Prospectors blast Mines ministry over Battlefields disaster

BY LEARNMORE NYONI

The Zimbabwe Mining Prospectors Association has accused inspectors at the Mines ministry of sleeping at the wheel while unqualified Environmental Management Agency (EMA) officers conduct safety measures at mining claims, leading to avoidable loss of lives.

The association’s president, Samson Dzingwe, said the Battlefields disaster, which claimed the lives of at least 24 artisanal miners, could have been avoided had the Mining Inspectorate Department been doing its duties as dictated by the Minerals Act.

“EMA is usurping the powers of the Mining Inspectorate Department. Why is EMA going there? What do they know about underground mining?” he asked.

“The people who are supposed to be on the ground assisting artisanal miners, doing routine checks and monitoring compliance are the officials in the Mining Inspectorate Department. The department has been made redundant for reasons best known to the Mines ministry.”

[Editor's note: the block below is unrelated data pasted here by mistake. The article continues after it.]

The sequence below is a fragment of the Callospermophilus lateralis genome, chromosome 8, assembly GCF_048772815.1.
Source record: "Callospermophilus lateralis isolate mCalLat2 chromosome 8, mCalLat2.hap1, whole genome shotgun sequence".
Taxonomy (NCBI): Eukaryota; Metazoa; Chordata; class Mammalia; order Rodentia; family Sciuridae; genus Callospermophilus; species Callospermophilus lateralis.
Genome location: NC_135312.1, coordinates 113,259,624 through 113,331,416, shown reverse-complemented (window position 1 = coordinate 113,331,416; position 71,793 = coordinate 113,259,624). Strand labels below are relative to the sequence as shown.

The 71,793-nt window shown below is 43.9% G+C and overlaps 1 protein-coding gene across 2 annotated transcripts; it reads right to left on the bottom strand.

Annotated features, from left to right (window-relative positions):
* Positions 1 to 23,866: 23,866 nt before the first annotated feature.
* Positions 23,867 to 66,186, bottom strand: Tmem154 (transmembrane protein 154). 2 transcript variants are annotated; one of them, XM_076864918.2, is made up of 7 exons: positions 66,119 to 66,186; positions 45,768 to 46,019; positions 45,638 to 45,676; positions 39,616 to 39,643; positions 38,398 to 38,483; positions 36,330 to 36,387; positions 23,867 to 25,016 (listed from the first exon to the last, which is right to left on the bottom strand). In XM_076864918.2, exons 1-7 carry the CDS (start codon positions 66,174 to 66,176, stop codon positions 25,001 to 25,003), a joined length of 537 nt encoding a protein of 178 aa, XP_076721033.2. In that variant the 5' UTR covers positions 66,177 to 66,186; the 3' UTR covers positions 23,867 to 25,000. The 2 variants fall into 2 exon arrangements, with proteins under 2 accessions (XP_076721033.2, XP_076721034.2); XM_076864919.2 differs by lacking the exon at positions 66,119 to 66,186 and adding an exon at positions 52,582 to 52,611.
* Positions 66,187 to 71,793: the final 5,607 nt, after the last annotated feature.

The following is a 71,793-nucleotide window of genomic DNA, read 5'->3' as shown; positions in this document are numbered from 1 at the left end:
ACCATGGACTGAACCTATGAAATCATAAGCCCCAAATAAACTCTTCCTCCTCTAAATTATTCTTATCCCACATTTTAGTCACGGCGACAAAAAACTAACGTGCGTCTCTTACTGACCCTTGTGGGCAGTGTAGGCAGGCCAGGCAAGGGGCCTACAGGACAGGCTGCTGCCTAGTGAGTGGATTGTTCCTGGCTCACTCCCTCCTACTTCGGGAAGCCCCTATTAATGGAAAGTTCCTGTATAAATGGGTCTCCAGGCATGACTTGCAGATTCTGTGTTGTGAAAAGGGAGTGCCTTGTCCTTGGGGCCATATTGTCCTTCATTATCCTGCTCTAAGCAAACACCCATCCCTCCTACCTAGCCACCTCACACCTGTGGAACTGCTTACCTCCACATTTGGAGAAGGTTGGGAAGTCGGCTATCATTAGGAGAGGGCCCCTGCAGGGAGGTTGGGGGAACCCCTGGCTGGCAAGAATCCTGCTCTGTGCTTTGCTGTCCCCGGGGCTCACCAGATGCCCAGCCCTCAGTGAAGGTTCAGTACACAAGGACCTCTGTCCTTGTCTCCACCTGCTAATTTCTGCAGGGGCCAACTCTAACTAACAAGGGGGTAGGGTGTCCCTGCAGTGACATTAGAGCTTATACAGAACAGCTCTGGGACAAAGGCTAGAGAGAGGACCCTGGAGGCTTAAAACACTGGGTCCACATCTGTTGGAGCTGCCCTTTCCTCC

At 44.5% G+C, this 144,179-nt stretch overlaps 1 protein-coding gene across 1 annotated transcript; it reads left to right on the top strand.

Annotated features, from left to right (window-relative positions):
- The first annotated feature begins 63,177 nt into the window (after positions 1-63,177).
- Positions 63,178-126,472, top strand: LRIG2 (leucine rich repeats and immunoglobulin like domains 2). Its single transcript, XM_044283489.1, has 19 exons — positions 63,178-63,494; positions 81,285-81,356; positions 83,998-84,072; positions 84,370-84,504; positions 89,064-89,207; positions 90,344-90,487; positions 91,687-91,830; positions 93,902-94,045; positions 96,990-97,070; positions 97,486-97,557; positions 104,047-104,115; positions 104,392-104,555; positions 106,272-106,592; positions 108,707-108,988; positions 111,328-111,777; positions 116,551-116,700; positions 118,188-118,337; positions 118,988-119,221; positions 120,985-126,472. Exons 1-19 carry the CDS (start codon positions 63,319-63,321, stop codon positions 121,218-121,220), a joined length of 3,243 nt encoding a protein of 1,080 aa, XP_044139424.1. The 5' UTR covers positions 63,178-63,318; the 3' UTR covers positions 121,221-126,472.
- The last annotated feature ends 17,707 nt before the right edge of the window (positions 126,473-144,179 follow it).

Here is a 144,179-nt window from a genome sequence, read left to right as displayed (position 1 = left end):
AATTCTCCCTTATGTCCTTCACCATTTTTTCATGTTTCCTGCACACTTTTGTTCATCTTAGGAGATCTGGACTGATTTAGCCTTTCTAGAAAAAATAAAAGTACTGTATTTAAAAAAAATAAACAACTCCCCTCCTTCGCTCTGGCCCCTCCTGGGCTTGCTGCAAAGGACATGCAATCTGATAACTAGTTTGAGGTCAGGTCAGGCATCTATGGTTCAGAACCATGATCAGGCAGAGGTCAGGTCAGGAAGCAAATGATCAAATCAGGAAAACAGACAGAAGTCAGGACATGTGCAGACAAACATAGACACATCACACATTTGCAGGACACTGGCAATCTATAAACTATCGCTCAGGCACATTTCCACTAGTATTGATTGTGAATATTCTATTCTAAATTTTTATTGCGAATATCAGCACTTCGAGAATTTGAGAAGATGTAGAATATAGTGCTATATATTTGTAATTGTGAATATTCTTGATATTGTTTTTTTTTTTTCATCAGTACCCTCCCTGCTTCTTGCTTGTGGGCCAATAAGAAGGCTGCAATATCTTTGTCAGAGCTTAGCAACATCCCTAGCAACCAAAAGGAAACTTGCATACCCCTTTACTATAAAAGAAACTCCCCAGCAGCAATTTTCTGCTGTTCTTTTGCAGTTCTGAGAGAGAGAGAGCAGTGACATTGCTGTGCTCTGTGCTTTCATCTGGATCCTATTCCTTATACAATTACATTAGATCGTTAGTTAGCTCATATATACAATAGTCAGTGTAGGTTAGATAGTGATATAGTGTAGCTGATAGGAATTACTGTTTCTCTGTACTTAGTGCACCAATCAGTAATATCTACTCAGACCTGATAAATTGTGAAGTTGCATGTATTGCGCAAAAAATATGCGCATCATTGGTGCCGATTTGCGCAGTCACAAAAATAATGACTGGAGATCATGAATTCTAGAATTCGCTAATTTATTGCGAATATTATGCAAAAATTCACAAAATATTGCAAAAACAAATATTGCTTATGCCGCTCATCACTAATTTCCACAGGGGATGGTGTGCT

Mines minister Winston Chitando recently warned that heads would roll over the disaster.

“The ministry should not be found to be accusing the artisanal miners because they are not the source of the problem,” Dzingwe said.

“The major source of the problem is the ministry itself. The ministry messed up and it should clean up its mess.”

He charged that the investigation of the Battlefields disaster, which was handled by the police, was not done according to dictates of Statutory Instrument 109, which mandates mining inspectors to handle all mining disasters in the country.

“The first person who should be on the ground, according to the mining regulations, is the mining inspector before the scene of the accident has been disturbed. The mining inspector’s investigation should have been done within 24 hours and his report be completed within seven days,” Dzingwe said.

“You have people qualified to do the job, but you don’t send them to do it. What kind of administration is that?”

Operations of artisanal miners have largely gone unregulated and unmonitored, leading to many unreported deaths and injuries regardless of the fact that they contributed an almost equal amount of gold with established companies last year.

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